The previous article on the Groundfish preview was long enough and I didn’t want to clutter it up with too many facts and figures on Pacific halibut, so I’ll tease your scientific curiosity in a brief article on statistical sampling. On several occasions on the HTC site people remark why we can’t get more attention to California and get more sampling down here! I guess the IPHC heard our complaint and they are going to act. Pronto! Here’s what’s in store for us. This is a life lesson in “be careful what you ask for, you might just get it”.
Remember back in 2013 when we finally got them to put 15 sample stations down here in Northern California? Well they did, and “lo and behold” they discovered we still had halibut here. Never mind the Trawl Fleet had been killing them by hundreds of thousands of pounds, but I digress. That would be too obvious and ruin the story.
Anyway, the “Quantitative Specialists” worked their magic with the 1,970 some-odd-pounds of halibut caught in the 2012 survey and determined that we had 100,000 pounds of Pacific halibut that could be caught and used as table fare! Great zukers! We finally had done it…proved to the Royalty that us Peasants actually knew something about our landscape. However, the PFMC folks in OR/WA promptly confiscated the vast majority of those fish, leaving us frustrated once again. So over the years efforts at the Groundfish Subadvisory Meetings at the PFMC yielded a whopping 4% of the 2A non-tribal portion, about 25% of that 100,000 pounds found in the survey. The politics of why that is would fill several pages, and I would lose my readers.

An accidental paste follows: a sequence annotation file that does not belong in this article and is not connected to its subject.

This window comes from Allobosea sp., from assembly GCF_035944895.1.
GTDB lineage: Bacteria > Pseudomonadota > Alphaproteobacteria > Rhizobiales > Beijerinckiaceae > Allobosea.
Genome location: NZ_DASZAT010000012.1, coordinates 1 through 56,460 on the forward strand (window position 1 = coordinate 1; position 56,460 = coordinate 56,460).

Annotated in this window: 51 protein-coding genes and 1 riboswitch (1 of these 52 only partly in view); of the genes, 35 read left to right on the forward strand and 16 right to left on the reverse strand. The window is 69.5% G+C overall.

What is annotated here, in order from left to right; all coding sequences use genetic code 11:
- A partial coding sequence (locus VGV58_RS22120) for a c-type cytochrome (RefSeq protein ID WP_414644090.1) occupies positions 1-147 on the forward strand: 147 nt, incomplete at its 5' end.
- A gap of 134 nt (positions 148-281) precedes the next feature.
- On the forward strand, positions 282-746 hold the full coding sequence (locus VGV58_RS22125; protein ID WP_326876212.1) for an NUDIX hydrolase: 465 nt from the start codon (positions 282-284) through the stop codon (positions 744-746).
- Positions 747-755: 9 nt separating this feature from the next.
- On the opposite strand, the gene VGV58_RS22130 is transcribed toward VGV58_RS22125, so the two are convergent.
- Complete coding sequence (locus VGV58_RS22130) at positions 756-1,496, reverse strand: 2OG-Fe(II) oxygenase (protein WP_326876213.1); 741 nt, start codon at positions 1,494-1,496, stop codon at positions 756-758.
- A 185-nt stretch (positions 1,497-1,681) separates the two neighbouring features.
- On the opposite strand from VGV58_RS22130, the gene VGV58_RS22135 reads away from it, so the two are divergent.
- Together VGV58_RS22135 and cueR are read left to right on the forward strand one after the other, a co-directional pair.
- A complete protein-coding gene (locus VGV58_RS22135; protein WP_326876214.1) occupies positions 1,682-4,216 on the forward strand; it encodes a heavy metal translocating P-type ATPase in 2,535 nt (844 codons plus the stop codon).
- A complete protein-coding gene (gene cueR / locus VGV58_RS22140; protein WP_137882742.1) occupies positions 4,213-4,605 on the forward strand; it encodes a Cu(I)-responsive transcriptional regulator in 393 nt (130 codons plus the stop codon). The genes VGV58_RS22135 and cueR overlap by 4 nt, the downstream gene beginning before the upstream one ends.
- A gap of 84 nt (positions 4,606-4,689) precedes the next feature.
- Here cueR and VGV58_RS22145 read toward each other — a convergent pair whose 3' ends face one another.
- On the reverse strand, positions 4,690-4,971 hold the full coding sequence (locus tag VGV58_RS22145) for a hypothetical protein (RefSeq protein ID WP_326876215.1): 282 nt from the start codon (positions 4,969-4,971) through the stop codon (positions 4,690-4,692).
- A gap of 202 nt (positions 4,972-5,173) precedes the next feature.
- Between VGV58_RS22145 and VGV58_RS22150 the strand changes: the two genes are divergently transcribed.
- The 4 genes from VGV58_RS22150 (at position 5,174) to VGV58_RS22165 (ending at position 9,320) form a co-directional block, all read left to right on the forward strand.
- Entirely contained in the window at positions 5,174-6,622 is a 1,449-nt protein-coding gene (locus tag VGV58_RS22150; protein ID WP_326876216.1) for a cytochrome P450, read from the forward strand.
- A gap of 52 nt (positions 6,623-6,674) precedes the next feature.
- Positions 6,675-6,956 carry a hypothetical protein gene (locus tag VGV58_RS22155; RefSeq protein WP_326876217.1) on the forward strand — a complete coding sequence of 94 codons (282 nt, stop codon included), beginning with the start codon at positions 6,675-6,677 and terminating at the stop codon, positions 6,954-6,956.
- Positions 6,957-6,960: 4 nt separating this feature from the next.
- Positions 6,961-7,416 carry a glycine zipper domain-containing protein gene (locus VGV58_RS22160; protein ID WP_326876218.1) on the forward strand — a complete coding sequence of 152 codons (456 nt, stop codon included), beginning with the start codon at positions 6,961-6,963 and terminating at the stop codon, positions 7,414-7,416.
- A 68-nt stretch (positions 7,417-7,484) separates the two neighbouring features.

So, bring us to the present, where we (say Treaty Tribes) in the 2A managed to get the IPHC to allot us 1.33 million pounds of halibut for 2017. But, that was under threat of legal action by the Tribes, who have had quite enough of the IPHC and their Statisticians. We were slated to get cut back to 0.75 million pounds again, back to before the 2012 survey in California, clipping us back to a measly 2.2% of the allocation over the entire population. So the clever mathematicians have devised a Time-Space Model and a Hook Competition Correction Factor that reduces by 15% the actual poundage of the fish that were caught in the surveys in 2012 and 2013. This 15% of lost fish are shifted up north into the Gulf of Alaska, since they have a higher Hook Competition Factor. But, to respond to our cries of anguish, they are taking some mercy on us by starting up the 15 surveys again in California from 40d to the 42d line (CA/OR Border). And, just to make us feel better they are re-enacting the 8 surveys from 40d down to the 39d line (of which 0 fish were caught). And if that is not enough to puzzle you, they are going to install 34 more sample stations below the 39d line all the way to Monterey at the 36.5 d line, where most likely 34 more zeros will show up. This should really help us out! So, yours truly appealed and asked for about ten of those 34 proposed survey stations be placed north of Cape Mendocino, where halibut are actually known to exist, and place another dozen or so up in the Tribal Country where lots of halibut are known to exist. The Commission compromised: about a dozen stations will be placed from the Northern tip of Washington down to the Columbia River between 100 and 150 fathoms at 5 nautical mile square grids (the normal is 10 nautical miles squared). Also, somewhere between 17 and 34 sites will be added below the 39d line, down to the San Francisco at the 37.5d line.